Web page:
Today’s Fiscal Policy Remains Unsustainable

This is from the United States Government Accountability Office and it is entitled:Â The Nation’s Long-Term Fiscal Outlook September 2006 Update

GAO’s current long-term simulations continue to show ever-larger deficits resulting in a federal debt burden that ultimately spirals out of control. The timing of deficits and the resulting debt build up varies depending on the assumptions used, but under either optimistic (“Baseline extended”) or more realistic assumptions, current fiscal policy is unsustainable.

Simulations are not forecasts or predictions. They are designed to ask the question “what if?” GAO’s “what ifs” are that discretionary spending may grow faster or slower, and tax cuts may be renewed or allowed to expire – but in both cases, the Nation’s long-term fiscal future is “at risk.” Under any reasonable set of expectations about future spending and revenues, the risks posed to the Nation’s future financial condition are too high to be acceptable.

By definition, what is unsustainable will not be sustained. The question is how our current imprudent and unsustainable path will end. At some point, action will be taken to change the Nation’s fiscal course. The sooner appropriate actions are taken, the sooner the miracle of compounding will begin to work for the federal budget rather than against it. Conversely, the longer action to deal with the Nation’s long-term fiscal outlook is delayed, the greater the risk that the eventual changes will be disruptive and destabilizing. Acting sooner rather than later will give us more time to phase in gradual changes, while providing more time for those likely to be most affected to make compensatory changes.

What Drives Our Nation’s Bleak Long-Term Fiscal Outlook?

The long-term fiscal outlook results from a large and persistent gap between expected revenues and expected spending.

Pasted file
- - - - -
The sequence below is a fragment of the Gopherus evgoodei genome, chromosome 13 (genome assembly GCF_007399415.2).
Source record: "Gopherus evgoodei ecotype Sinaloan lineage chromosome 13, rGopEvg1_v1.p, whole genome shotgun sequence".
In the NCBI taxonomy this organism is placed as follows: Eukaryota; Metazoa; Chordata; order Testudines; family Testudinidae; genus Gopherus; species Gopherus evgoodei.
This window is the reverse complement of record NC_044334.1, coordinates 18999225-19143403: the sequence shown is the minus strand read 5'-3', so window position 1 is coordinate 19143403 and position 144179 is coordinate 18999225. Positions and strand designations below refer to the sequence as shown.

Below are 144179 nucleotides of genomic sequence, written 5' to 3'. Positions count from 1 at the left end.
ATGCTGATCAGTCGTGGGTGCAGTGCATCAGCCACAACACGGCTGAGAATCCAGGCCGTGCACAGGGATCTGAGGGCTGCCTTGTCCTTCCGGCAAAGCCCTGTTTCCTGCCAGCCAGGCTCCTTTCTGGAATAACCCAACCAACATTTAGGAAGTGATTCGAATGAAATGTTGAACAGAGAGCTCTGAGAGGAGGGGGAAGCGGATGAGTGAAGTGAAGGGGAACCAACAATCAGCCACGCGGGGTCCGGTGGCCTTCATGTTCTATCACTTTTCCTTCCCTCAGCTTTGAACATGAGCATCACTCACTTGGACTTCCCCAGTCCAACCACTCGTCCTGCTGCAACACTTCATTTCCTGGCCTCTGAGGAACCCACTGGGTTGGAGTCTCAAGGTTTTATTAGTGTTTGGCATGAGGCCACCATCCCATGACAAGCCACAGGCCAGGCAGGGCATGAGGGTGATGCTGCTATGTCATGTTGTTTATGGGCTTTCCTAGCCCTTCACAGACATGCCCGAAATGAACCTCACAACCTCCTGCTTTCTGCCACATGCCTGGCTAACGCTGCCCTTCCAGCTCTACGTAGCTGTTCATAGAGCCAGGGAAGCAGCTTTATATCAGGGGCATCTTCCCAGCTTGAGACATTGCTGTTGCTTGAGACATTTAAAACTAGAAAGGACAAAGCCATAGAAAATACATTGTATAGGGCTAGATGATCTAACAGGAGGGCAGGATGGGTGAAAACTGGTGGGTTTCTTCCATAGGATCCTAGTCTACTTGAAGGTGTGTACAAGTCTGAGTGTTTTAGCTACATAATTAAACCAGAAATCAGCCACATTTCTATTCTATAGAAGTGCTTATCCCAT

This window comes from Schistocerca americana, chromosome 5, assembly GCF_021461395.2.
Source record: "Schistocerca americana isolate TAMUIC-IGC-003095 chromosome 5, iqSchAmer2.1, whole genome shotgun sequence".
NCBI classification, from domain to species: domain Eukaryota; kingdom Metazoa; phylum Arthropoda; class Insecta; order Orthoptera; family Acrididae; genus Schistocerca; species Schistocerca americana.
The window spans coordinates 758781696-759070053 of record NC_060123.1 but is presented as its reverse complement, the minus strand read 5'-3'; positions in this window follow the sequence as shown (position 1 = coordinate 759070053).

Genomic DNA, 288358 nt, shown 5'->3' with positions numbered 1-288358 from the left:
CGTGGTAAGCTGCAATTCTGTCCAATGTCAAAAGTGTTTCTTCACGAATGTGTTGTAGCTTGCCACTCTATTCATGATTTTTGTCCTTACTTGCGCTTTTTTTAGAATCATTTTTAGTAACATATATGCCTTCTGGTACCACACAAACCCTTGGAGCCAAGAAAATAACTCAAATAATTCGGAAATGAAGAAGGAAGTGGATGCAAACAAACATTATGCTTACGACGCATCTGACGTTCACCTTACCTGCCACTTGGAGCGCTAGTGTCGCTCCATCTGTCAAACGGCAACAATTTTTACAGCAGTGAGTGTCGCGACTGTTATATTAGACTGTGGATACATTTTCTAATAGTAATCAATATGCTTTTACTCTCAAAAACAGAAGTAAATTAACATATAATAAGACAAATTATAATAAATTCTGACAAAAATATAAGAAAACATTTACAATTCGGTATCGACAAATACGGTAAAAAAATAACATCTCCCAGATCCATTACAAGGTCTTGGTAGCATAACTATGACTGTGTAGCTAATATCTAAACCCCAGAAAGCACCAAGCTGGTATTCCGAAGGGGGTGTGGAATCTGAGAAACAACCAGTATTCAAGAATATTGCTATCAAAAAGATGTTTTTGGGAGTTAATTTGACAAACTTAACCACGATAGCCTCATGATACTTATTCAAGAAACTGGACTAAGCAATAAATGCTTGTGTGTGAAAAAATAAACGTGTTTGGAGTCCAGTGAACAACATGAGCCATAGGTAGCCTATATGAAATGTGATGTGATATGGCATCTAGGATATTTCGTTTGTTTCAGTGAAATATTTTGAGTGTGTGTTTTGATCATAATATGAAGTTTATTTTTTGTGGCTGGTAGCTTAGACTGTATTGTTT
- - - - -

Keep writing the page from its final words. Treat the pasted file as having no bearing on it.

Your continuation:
The spending that drives the outlook is primarily spending on the large federal entitlement programs (i.e., Social Security, Medicare, Medicaid). The retirement of the baby boom generation is one key element of this. In 2008 the first boomers will be eligible to draw “early retirement” Social Security benefits, and in 2011 the first boomers will become eligible for Medicare. Over the following 2 decades America’s population will age dramatically, and fewer workers will be asked to support ever larger costs for retirees.

Although Social Security is a major part of the fiscal challenge, contrary to popular perception, it is far from our biggest challenge. Spending on the major federal health programs (i.e., Medicare and Medicaid) represents a much larger and faster growing problem. Over the past several decades, health care spending on average has grown much faster than the economy, absorbing increasing shares of the Nation’s resources, and this rapid growth is projected to continue. For this reason and others, rising health care costs pose a fiscal challenge not just to the federal budget but to American business and our society as a whole.

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